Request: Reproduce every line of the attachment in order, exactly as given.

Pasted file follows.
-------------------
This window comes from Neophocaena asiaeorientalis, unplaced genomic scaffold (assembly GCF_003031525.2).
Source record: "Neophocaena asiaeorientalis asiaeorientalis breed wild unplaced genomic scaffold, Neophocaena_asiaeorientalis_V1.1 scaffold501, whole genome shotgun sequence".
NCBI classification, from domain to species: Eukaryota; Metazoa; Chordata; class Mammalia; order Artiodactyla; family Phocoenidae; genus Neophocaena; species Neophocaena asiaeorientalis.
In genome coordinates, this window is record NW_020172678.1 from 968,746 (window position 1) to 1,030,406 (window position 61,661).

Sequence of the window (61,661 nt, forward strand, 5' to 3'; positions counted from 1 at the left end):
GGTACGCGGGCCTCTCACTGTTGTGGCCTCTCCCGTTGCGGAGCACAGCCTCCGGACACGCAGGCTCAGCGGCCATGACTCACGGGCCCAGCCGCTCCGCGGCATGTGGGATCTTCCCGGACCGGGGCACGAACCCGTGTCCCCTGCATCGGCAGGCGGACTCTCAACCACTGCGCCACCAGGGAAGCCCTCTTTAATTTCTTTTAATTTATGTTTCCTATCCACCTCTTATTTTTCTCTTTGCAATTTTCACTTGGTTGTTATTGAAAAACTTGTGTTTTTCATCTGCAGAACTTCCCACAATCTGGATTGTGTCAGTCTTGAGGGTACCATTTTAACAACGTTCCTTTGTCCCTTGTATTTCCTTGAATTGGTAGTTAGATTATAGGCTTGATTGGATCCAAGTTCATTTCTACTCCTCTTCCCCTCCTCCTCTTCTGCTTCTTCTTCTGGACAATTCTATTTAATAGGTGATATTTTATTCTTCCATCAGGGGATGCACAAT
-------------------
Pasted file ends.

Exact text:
This window comes from Neophocaena asiaeorientalis, unplaced genomic scaffold (assembly GCF_003031525.2).
Source record: "Neophocaena asiaeorientalis asiaeorientalis breed wild unplaced genomic scaffold, Neophocaena_asiaeorientalis_V1.1 scaffold501, whole genome shotgun sequence".
NCBI classification, from domain to species: Eukaryota; Metazoa; Chordata; class Mammalia; order Artiodactyla; family Phocoenidae; genus Neophocaena; species Neophocaena asiaeorientalis.
In genome coordinates, this window is record NW_020172678.1 from 968,746 (window position 1) to 1,030,406 (window position 61,661).

Sequence of the window (61,661 nt, forward strand, 5' to 3'; positions counted from 1 at the left end):
GGTACGCGGGCCTCTCACTGTTGTGGCCTCTCCCGTTGCGGAGCACAGCCTCCGGACACGCAGGCTCAGCGGCCATGACTCACGGGCCCAGCCGCTCCGCGGCATGTGGGATCTTCCCGGACCGGGGCACGAACCCGTGTCCCCTGCATCGGCAGGCGGACTCTCAACCACTGCGCCACCAGGGAAGCCCTCTTTAATTTCTTTTAATTTATGTTTCCTATCCACCTCTTATTTTTCTCTTTGCAATTTTCACTTGGTTGTTATTGAAAAACTTGTGTTTTTCATCTGCAGAACTTCCCACAATCTGGATTGTGTCAGTCTTGAGGGTACCATTTTAACAACGTTCCTTTGTCCCTTGTATTTCCTTGAATTGGTAGTTAGATTATAGGCTTGATTGGATCCAAGTTCATTTCTACTCCTCTTCCCCTCCTCCTCTTCTGCTTCTTCTTCTGGACAATTCTATTTAATAGGTGATATTTTATTCTTCCATCAGGGGATGCACAAT